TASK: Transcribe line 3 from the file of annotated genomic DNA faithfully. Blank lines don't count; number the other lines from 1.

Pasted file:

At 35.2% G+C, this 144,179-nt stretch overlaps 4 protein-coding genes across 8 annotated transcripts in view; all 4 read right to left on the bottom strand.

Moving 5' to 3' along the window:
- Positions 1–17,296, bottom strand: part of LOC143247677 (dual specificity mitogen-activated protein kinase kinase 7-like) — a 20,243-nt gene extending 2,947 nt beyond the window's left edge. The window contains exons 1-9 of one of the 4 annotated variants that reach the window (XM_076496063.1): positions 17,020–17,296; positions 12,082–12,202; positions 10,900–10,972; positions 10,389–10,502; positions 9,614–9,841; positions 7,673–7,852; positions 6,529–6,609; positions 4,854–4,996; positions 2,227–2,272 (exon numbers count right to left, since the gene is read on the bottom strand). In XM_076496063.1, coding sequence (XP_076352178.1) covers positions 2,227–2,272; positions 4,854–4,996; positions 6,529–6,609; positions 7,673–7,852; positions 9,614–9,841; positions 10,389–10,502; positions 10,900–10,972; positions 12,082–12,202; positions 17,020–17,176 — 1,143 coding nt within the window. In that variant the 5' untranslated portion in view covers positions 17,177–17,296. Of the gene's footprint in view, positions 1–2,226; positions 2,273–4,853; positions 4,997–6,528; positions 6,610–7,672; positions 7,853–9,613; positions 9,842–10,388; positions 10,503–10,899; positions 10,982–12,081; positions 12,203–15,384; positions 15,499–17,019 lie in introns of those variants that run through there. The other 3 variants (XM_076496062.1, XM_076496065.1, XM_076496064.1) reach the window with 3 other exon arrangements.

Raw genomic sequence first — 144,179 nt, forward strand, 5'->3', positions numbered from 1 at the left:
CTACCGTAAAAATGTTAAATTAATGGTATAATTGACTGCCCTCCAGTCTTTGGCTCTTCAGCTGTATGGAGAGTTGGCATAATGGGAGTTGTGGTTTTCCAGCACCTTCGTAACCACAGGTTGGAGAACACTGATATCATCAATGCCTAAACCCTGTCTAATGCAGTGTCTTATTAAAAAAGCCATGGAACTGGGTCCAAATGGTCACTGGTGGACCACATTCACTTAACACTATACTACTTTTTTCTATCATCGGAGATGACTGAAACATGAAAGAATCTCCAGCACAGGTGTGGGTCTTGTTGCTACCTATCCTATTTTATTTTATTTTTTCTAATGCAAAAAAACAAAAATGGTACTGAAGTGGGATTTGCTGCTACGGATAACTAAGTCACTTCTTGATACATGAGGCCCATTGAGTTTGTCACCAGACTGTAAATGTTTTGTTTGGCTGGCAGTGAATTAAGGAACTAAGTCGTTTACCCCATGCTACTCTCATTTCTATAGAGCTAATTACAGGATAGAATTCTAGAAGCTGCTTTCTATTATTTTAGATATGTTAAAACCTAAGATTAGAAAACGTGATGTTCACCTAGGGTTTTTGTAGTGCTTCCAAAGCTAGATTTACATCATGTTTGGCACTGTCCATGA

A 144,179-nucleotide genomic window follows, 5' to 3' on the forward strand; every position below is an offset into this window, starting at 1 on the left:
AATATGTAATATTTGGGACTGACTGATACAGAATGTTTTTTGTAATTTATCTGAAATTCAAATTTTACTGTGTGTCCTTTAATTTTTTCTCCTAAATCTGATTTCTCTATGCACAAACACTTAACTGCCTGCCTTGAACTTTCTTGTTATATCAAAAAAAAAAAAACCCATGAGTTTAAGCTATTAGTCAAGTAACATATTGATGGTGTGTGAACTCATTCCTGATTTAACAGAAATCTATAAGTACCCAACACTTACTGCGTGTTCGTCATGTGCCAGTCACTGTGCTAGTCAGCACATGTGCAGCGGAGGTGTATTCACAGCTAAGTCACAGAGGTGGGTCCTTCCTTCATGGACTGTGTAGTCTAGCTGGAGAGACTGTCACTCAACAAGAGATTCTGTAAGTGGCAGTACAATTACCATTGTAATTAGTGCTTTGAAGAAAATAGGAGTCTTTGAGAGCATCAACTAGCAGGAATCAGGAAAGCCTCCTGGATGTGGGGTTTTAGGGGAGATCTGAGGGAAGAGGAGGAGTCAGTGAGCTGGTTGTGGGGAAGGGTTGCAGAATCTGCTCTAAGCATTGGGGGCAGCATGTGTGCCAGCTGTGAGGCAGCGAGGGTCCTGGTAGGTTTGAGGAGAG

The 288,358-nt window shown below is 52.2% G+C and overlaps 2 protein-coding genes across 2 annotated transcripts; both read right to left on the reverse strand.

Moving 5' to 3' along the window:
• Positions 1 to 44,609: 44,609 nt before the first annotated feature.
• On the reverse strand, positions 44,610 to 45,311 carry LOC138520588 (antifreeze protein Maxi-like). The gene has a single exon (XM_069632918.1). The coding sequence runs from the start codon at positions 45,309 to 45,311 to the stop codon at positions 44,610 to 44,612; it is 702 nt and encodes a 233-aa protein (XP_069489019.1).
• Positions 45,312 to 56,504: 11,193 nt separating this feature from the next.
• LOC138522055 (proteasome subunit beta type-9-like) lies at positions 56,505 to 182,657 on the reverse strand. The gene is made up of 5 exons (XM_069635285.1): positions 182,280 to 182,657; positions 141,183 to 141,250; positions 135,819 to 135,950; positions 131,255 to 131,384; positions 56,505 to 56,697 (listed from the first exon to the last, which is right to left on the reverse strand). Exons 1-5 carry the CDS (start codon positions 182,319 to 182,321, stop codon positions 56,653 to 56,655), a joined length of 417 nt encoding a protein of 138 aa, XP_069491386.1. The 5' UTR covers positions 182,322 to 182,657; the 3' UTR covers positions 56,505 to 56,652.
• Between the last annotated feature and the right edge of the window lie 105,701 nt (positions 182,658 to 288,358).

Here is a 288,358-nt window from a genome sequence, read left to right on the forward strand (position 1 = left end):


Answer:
- Positions 1–17,296, bottom strand: part of LOC143247677 (dual specificity mitogen-activated protein kinase kinase 7-like) — a 20,243-nt gene extending 2,947 nt beyond the window's left edge. The window contains exons 1-9 of one of the 4 annotated variants that reach the window (XM_076496063.1): positions 17,020–17,296; positions 12,082–12,202; positions 10,900–10,972; positions 10,389–10,502; positions 9,614–9,841; positions 7,673–7,852; positions 6,529–6,609; positions 4,854–4,996; positions 2,227–2,272 (exon numbers count right to left, since the gene is read on the bottom strand). In XM_076496063.1, coding sequence (XP_076352178.1) covers positions 2,227–2,272; positions 4,854–4,996; positions 6,529–6,609; positions 7,673–7,852; positions 9,614–9,841; positions 10,389–10,502; positions 10,900–10,972; positions 12,082–12,202; positions 17,020–17,176 — 1,143 coding nt within the window. In that variant the 5' untranslated portion in view covers positions 17,177–17,296. Of the gene's footprint in view, positions 1–2,226; positions 2,273–4,853; positions 4,997–6,528; positions 6,610–7,672; positions 7,853–9,613; positions 9,842–10,388; positions 10,503–10,899; positions 10,982–12,081; positions 12,203–15,384; positions 15,499–17,019 lie in introns of those variants that run through there. The other 3 variants (XM_076496062.1, XM_076496065.1, XM_076496064.1) reach the window with 3 other exon arrangements.